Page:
Sunday, February 12, 2012

Prometheus—Landscape II: I Feel Your Pain, 2/3/11

Jan Fabre's Prometheus—Landscape II at Montclair's Peak Performances

Prometheus—Landscape II
"Prometheus—Landscape II." Photo by Wonge Bergmann.
In Prometheus—Landscape II (closed), part of Peak Performances at Montclair State University, Jan Fabre enjoined the audience in sharing the suffering of his protagonist (Kurt Vandendriessche), suspended directly in the center of the stage, ostensibly tethered by ropes to the Caucasus. Indeed, we are tested, but not nearly to the extent of the resilient cast. We get the evil eye by the large, largely unclothed Larry Goldhuber (a choreographer who once danced with Bill T. Jones), wrapped in ropes and staring at us as we enter and fuss nervously with our coats. Then we’re the minimally engaged bystanders who catch the verbal flak and cussing spewed in by two performers in the prologue before the curtain even rises on the main action.
Rebel Prometheus gave fire to humans and was punished by Zeus, who was actually a pretty nasty, bitter dude. Prometheus is visited by a cavalcade of characters, including Oceanus, Io, Athena, Hermes, and of course a chorus to bear witness. The ample text (“I am the all-giver” by Jeroen Olyslaegers, based on Aeschylus’ Prometheus Bound, and Fabre’s “We need heroes now”) runs in projected surtitles, which aided in understanding the words, if not necessarily the narrative at hand. What did sink in were Fabre’s gorgeous stage pictures, framed by alternating projections of different shots of the sun—the contracting and expanding flaming ball of gas that it is; or its domed surface, tendrilled with licking snake-tongue flames; or the moon, pale and pocked; or the ocean, at once refreshingly cool and suffocating.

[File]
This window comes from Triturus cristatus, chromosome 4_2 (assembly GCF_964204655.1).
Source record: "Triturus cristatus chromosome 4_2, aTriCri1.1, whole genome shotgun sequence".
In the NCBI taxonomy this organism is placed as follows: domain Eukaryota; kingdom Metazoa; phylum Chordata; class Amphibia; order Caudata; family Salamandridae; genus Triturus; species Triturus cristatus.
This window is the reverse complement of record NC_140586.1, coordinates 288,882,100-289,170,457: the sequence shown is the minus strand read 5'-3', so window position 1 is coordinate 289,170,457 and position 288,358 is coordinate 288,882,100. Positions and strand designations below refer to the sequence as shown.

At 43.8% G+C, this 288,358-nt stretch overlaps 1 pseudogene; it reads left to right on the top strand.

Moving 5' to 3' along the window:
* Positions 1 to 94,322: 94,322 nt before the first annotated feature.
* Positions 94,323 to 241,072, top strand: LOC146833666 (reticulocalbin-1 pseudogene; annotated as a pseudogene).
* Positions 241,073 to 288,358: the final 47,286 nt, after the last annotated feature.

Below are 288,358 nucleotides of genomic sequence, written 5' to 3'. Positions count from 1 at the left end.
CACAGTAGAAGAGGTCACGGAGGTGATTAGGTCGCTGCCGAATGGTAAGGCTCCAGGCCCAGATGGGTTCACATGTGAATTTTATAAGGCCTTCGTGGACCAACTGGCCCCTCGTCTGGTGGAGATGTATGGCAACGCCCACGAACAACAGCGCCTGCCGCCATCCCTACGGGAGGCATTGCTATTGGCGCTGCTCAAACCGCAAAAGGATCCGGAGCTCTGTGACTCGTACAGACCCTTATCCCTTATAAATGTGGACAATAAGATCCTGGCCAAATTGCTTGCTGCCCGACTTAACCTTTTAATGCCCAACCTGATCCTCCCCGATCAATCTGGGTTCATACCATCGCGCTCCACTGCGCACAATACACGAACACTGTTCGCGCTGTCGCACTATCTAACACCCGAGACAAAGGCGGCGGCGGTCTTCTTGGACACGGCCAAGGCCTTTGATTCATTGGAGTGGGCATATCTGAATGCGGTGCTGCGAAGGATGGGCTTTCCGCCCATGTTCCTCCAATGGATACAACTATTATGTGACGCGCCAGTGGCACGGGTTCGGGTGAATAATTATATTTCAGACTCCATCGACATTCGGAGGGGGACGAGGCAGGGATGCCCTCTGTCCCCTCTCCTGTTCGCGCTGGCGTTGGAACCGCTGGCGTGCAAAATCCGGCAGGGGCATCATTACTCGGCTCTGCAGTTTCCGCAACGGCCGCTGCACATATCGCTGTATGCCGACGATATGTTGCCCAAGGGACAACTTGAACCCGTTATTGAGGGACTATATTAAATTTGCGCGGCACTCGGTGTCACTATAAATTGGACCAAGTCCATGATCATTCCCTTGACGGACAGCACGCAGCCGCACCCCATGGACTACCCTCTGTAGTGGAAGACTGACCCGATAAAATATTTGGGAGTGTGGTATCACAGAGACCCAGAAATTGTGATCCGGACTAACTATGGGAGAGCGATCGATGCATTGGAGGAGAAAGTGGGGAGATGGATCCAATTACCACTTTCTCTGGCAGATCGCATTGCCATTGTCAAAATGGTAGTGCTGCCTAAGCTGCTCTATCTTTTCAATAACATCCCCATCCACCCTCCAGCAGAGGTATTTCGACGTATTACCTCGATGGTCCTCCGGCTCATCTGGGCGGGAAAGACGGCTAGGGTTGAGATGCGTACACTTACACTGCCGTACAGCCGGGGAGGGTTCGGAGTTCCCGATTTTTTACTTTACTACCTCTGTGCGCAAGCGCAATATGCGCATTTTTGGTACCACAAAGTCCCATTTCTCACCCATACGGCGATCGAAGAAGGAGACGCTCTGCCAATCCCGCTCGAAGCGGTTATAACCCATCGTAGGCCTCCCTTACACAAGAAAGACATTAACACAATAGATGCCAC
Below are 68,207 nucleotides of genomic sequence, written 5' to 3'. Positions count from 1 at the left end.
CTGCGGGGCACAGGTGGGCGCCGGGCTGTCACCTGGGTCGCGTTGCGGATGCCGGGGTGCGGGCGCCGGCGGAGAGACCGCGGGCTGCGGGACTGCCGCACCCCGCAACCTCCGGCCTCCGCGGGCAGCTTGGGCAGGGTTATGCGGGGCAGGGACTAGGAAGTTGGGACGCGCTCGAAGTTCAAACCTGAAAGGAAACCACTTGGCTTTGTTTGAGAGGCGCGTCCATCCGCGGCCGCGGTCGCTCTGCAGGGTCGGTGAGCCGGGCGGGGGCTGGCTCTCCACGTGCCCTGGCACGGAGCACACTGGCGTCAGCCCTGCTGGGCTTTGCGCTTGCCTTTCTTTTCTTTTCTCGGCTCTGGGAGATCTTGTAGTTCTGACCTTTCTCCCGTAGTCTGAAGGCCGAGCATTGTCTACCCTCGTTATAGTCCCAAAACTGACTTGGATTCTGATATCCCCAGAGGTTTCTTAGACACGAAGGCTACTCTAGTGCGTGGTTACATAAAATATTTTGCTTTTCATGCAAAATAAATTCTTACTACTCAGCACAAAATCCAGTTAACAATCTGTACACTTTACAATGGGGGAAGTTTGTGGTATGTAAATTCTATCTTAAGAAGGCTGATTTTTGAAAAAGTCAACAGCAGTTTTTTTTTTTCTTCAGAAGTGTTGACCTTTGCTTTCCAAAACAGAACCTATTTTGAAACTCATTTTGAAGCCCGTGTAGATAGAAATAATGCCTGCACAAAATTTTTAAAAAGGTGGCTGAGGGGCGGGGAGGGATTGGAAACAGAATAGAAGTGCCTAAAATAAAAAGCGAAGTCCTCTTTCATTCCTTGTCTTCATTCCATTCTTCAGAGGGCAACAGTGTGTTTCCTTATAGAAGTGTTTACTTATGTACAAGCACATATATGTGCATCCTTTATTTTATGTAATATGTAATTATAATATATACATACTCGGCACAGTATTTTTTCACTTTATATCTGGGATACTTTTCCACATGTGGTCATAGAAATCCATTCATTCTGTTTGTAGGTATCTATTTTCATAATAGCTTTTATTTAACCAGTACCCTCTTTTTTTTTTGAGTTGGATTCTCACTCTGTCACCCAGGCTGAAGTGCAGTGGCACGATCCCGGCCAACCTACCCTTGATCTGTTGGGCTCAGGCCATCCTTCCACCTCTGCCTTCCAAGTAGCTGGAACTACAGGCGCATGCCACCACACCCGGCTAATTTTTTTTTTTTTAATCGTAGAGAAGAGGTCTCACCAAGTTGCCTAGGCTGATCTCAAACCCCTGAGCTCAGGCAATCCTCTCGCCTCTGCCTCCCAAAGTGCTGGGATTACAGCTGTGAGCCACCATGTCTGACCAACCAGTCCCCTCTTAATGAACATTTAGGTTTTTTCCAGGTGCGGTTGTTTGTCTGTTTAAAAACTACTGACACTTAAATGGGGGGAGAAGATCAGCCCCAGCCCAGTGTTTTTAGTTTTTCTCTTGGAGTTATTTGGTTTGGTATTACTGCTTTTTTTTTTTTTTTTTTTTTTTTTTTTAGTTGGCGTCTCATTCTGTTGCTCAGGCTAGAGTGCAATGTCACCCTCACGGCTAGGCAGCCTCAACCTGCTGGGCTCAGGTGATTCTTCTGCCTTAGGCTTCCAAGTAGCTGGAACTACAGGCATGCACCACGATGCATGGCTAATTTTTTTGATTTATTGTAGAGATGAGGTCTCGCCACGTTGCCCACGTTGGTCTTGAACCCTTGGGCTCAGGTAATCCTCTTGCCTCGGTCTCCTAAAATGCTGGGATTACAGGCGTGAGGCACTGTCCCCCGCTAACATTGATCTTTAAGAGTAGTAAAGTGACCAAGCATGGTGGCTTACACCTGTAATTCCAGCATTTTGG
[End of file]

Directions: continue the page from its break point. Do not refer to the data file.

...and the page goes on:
Like his Belgian compatriot Jan Lauwers and Needcompany, Fabre deploys all genres of performance to manifest his vision. He uses text; phrases of expressionistic dance; little skits of dressing, undressing, and exposing body parts to assorted travails; and a veritable goody basket full of tricks involving flames and putting them out. (He coyly works fire-tamping buckets of sand into the mise en scène, with sand as a dousing metaphor, notably when applied to singers who break into songs whose subject is fire.) He is undeniably, perhaps insatiably curious and eager to broach boundaries, and yet the work feels slightly distant and nostalgic, a curio cabinet of performance taboos. And yes, by the end, you feel as if you’ve undergone some sort of major feat of endurance, followed by liberation.

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